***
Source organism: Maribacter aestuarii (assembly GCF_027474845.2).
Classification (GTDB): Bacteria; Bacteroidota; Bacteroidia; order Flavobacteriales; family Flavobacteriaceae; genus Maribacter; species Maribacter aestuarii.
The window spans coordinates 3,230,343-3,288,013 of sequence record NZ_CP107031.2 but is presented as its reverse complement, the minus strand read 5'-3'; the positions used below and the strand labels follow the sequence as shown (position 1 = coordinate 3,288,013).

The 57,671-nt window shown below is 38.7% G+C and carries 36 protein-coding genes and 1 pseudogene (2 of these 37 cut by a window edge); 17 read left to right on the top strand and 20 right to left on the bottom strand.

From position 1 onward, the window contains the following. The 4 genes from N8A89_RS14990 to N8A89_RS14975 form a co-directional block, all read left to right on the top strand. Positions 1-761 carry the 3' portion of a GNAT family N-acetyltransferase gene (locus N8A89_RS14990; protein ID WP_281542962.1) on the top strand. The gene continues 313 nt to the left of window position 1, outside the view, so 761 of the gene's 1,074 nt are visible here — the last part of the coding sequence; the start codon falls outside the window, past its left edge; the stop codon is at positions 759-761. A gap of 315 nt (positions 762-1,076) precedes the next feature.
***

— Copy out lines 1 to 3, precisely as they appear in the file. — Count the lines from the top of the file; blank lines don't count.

Source organism: Maribacter aestuarii (assembly GCF_027474845.2).
Classification (GTDB): Bacteria; Bacteroidota; Bacteroidia; order Flavobacteriales; family Flavobacteriaceae; genus Maribacter; species Maribacter aestuarii.
The window spans coordinates 3,230,343-3,288,013 of sequence record NZ_CP107031.2 but is presented as its reverse complement, the minus strand read 5'-3'; the positions used below and the strand labels follow the sequence as shown (position 1 = coordinate 3,288,013).